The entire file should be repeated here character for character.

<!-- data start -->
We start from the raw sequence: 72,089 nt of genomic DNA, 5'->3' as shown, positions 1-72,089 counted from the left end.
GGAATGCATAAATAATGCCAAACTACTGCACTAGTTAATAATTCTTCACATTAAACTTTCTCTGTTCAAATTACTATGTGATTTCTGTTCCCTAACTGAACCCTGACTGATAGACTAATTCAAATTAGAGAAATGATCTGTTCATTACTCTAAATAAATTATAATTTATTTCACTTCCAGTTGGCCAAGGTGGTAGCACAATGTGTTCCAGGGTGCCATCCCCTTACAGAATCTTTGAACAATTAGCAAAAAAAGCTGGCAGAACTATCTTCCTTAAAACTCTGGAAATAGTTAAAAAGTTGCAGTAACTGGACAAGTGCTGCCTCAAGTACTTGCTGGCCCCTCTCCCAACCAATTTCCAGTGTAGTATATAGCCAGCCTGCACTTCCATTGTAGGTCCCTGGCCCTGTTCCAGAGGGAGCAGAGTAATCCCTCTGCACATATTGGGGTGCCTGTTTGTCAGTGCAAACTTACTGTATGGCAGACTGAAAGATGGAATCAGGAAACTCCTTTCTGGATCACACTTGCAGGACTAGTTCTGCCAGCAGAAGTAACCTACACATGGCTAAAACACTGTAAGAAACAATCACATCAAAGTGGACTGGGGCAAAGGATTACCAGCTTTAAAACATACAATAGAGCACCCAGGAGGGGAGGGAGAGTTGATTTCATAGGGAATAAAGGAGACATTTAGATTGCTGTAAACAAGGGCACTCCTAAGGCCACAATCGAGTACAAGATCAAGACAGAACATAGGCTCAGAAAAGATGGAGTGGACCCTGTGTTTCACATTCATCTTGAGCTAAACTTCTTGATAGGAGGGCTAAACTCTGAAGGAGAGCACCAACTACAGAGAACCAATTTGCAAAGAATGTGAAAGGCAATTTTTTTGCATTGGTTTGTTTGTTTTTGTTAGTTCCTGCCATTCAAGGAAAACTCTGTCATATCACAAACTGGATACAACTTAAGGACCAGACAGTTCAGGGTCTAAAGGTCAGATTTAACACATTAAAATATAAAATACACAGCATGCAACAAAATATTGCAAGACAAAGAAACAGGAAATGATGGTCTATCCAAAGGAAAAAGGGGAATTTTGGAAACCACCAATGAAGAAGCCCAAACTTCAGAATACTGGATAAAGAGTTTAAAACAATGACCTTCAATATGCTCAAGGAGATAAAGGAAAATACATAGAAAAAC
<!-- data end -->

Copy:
We start from the raw sequence: 72,089 nt of genomic DNA, 5'->3' as shown, positions 1-72,089 counted from the left end.
GGAATGCATAAATAATGCCAAACTACTGCACTAGTTAATAATTCTTCACATTAAACTTTCTCTGTTCAAATTACTATGTGATTTCTGTTCCCTAACTGAACCCTGACTGATAGACTAATTCAAATTAGAGAAATGATCTGTTCATTACTCTAAATAAATTATAATTTATTTCACTTCCAGTTGGCCAAGGTGGTAGCACAATGTGTTCCAGGGTGCCATCCCCTTACAGAATCTTTGAACAATTAGCAAAAAAAGCTGGCAGAACTATCTTCCTTAAAACTCTGGAAATAGTTAAAAAGTTGCAGTAACTGGACAAGTGCTGCCTCAAGTACTTGCTGGCCCCTCTCCCAACCAATTTCCAGTGTAGTATATAGCCAGCCTGCACTTCCATTGTAGGTCCCTGGCCCTGTTCCAGAGGGAGCAGAGTAATCCCTCTGCACATATTGGGGTGCCTGTTTGTCAGTGCAAACTTACTGTATGGCAGACTGAAAGATGGAATCAGGAAACTCCTTTCTGGATCACACTTGCAGGACTAGTTCTGCCAGCAGAAGTAACCTACACATGGCTAAAACACTGTAAGAAACAATCACATCAAAGTGGACTGGGGCAAAGGATTACCAGCTTTAAAACATACAATAGAGCACCCAGGAGGGGAGGGAGAGTTGATTTCATAGGGAATAAAGGAGACATTTAGATTGCTGTAAACAAGGGCACTCCTAAGGCCACAATCGAGTACAAGATCAAGACAGAACATAGGCTCAGAAAAGATGGAGTGGACCCTGTGTTTCACATTCATCTTGAGCTAAACTTCTTGATAGGAGGGCTAAACTCTGAAGGAGAGCACCAACTACAGAGAACCAATTTGCAAAGAATGTGAAAGGCAATTTTTTTGCATTGGTTTGTTTGTTTTTGTTAGTTCCTGCCATTCAAGGAAAACTCTGTCATATCACAAACTGGATACAACTTAAGGACCAGACAGTTCAGGGTCTAAAGGTCAGATTTAACACATTAAAATATAAAATACACAGCATGCAACAAAATATTGCAAGACAAAGAAACAGGAAATGATGGTCTATCCAAAGGAAAAAGGGGAATTTTGGAAACCACCAATGAAGAAGCCCAAACTTCAGAATACTGGATAAAGAGTTTAAAACAATGACCTTCAATATGCTCAAGGAGATAAAGGAAAATACATAGAAAAAC